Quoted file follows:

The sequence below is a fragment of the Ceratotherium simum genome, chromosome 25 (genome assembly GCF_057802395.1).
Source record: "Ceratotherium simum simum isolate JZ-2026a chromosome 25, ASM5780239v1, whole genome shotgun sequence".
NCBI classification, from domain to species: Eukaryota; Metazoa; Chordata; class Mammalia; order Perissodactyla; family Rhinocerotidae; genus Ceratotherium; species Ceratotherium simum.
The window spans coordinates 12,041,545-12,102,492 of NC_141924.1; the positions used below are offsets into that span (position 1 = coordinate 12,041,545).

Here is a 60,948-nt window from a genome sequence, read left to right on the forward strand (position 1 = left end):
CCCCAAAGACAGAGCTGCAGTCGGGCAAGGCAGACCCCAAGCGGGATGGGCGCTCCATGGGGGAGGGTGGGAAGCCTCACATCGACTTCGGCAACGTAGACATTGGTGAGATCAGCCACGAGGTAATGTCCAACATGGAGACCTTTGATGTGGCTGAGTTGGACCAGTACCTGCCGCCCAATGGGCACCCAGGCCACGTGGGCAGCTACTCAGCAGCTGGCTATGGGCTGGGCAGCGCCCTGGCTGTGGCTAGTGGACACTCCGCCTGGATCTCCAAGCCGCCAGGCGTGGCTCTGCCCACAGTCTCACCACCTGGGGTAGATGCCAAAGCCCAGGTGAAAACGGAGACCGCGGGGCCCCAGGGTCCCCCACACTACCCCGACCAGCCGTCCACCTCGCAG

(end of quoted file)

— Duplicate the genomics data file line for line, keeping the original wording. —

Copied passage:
The sequence below is a fragment of the Ceratotherium simum genome, chromosome 25 (genome assembly GCF_057802395.1).
Source record: "Ceratotherium simum simum isolate JZ-2026a chromosome 25, ASM5780239v1, whole genome shotgun sequence".
NCBI classification, from domain to species: Eukaryota; Metazoa; Chordata; class Mammalia; order Perissodactyla; family Rhinocerotidae; genus Ceratotherium; species Ceratotherium simum.
The window spans coordinates 12,041,545-12,102,492 of NC_141924.1; the positions used below are offsets into that span (position 1 = coordinate 12,041,545).

Here is a 60,948-nt window from a genome sequence, read left to right on the forward strand (position 1 = left end):
CCCCAAAGACAGAGCTGCAGTCGGGCAAGGCAGACCCCAAGCGGGATGGGCGCTCCATGGGGGAGGGTGGGAAGCCTCACATCGACTTCGGCAACGTAGACATTGGTGAGATCAGCCACGAGGTAATGTCCAACATGGAGACCTTTGATGTGGCTGAGTTGGACCAGTACCTGCCGCCCAATGGGCACCCAGGCCACGTGGGCAGCTACTCAGCAGCTGGCTATGGGCTGGGCAGCGCCCTGGCTGTGGCTAGTGGACACTCCGCCTGGATCTCCAAGCCGCCAGGCGTGGCTCTGCCCACAGTCTCACCACCTGGGGTAGATGCCAAAGCCCAGGTGAAAACGGAGACCGCGGGGCCCCAGGGTCCCCCACACTACCCCGACCAGCCGTCCACCTCGCAG